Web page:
Open Access

Cross-reactivity in Grasses: Biochemical Attributes Define Exemplar Relevance

  • Alan Bullimore1Email author,
  • Toby Batten1,
  • Simon Hewings1,
  • Karl Juergen Fischer von Weikersthal-Drachenberg1 and
  • Murray Skinner1
World Allergy Organization Journal20125:269

https://doi.org/10.1097/WOX.0b013e31826a10cf

Published: 15 October 2012

Abstract

Introduction

Broad-spectrum grass pollen immunotherapies contain large numbers of allergenic proteins from multiple species. The principle of homologous grouping is used as a tool to assist in the standardization of allergen immunotherapy. This study reviews the principle of homologous grouping, questions what an exemplar grass should be, and queries whether a 1-way system of inferring homology is appropriate.

Methods

Grass pollens were extracted and analyzed using a variety of techniques, including enzyme-linked immunosorbent assay, Bradford protein assay, sodium dodecyl sulfate-polyacrylamide gel electrophoresis, and quantitative analysis of Western blots.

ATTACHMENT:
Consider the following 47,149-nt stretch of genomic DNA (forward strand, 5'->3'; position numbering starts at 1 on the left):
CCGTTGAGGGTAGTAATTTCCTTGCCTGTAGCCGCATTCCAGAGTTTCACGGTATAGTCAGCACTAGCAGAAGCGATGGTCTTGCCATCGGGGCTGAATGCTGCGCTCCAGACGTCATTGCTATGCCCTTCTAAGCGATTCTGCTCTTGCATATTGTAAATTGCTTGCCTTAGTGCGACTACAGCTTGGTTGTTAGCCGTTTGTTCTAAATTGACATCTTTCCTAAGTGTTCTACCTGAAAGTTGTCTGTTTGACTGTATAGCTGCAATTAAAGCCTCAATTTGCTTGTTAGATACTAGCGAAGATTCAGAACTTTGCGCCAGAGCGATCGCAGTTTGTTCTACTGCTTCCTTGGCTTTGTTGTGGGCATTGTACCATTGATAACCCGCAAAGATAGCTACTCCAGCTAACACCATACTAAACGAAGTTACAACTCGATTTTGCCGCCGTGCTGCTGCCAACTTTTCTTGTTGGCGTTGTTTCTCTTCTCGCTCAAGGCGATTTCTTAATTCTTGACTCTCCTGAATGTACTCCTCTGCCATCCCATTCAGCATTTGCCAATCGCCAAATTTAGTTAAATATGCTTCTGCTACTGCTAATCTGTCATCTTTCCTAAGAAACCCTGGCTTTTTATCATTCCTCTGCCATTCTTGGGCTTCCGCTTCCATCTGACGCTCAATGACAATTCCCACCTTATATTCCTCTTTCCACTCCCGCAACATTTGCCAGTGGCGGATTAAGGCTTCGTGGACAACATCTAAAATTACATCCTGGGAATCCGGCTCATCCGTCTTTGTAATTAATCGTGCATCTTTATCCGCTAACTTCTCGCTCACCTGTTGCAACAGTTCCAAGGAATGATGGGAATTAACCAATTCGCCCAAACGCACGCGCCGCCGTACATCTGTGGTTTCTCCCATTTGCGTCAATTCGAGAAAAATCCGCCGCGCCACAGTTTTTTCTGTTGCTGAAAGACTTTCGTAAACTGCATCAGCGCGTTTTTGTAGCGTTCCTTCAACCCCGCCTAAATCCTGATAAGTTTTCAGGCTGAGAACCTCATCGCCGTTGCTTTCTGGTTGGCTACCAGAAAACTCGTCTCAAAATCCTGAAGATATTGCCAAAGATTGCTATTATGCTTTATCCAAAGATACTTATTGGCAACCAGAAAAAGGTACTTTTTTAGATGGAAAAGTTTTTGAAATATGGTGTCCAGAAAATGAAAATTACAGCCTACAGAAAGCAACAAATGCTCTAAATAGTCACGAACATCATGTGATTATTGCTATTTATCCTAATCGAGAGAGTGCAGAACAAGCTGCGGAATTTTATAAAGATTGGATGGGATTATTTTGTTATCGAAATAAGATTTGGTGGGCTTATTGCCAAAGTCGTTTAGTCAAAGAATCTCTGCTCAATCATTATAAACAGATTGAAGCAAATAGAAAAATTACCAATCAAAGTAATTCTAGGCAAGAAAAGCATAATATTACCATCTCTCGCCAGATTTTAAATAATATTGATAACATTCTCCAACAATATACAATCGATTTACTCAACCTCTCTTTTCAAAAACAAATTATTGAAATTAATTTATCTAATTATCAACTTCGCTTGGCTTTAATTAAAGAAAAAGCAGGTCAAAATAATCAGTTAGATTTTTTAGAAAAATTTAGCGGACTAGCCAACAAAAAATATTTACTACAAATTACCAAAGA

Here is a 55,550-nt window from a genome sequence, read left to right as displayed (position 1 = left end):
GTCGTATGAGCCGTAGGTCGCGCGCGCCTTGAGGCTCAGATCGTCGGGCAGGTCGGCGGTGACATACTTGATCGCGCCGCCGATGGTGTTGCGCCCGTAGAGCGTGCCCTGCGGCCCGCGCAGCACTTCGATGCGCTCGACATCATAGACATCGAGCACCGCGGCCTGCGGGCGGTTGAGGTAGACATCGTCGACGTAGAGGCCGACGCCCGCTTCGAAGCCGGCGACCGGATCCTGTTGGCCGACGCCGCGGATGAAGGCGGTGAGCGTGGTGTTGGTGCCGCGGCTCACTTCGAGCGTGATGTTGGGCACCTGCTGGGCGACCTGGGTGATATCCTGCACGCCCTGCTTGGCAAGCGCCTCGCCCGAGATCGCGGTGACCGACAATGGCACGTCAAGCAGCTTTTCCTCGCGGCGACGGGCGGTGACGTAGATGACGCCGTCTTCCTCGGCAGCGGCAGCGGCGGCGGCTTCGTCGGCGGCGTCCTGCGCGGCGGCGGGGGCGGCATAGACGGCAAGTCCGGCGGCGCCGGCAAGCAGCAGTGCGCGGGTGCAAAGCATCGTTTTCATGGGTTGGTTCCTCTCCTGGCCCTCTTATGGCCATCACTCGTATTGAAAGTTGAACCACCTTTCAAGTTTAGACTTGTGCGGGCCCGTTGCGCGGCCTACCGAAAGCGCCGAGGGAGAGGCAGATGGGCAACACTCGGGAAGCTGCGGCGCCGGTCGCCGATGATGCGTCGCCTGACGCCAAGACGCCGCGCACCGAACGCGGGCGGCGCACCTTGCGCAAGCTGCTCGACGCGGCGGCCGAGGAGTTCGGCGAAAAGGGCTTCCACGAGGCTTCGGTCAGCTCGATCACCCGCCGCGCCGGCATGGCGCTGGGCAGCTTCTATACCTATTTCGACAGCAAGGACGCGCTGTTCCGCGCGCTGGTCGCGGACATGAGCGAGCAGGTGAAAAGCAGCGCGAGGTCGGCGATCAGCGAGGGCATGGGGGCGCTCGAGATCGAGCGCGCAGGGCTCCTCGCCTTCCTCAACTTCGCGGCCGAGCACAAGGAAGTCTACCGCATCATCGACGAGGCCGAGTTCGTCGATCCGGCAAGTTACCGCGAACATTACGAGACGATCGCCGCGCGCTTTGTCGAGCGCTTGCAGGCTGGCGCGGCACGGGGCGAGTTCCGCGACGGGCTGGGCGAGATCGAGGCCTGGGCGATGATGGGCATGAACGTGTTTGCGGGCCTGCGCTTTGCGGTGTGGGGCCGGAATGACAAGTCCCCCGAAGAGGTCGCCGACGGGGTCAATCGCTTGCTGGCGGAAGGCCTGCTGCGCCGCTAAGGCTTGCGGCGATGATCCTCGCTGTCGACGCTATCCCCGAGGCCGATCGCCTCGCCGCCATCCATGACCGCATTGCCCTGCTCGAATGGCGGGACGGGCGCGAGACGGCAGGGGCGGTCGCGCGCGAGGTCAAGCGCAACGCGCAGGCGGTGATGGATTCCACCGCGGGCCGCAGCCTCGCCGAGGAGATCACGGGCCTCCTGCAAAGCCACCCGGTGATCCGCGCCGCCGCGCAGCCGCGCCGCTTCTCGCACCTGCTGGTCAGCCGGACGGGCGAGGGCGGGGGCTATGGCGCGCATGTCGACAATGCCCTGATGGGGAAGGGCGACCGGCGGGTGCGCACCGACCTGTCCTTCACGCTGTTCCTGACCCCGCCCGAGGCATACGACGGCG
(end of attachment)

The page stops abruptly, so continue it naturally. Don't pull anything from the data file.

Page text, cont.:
Results

Variation in protein content, IgG, IgE, and Phl p 5 reactivity is evident among all grasses analyzed. There is significant evidence of similarity but also disparity consistent with variation resulting from evolutionary change. Proprietary software called Gel Electrophoresis Protein Profile Analysis has been developed, which highlights that each grass exhibits a greater than 55% similarity measure; this is considered high similarity.

Discussion

None of the grass species examined display an identical biological profile. However, data indicate that there is a high degree of homology, and Crested Dogstail is similar to each of the other 12 species analyzed; these levels of similarity can only be possible because of molecular profile and extensive sharing of epitopes. These data are considered to be sufficient to include Crested Dogstail within the sweet grasses group of the Pooideae family; however, the subtle differences in grasses also justify the inclusion of multiple species to create a broad-spectrum immunotherapy.

Keywords

allergens characterization homology grass immunotherapy

Allergic sensitivity to grass pollen is responsible for 40% of allergic cases worldwide [1]. The group 1 and group 5 allergens are considered as major allergens due to 90% and 65 to 85% of grass pollen allergic individuals possessing IgE reactivity to each allergen, respectively [2]. However, individuals sensitized solely to minor allergens comprise a significant number of grass pollen allergic patients. One study found that 11% of patients were sensitized only to minor allergens [3], suggesting that although these allergens may be "minor", they are not "unimportant."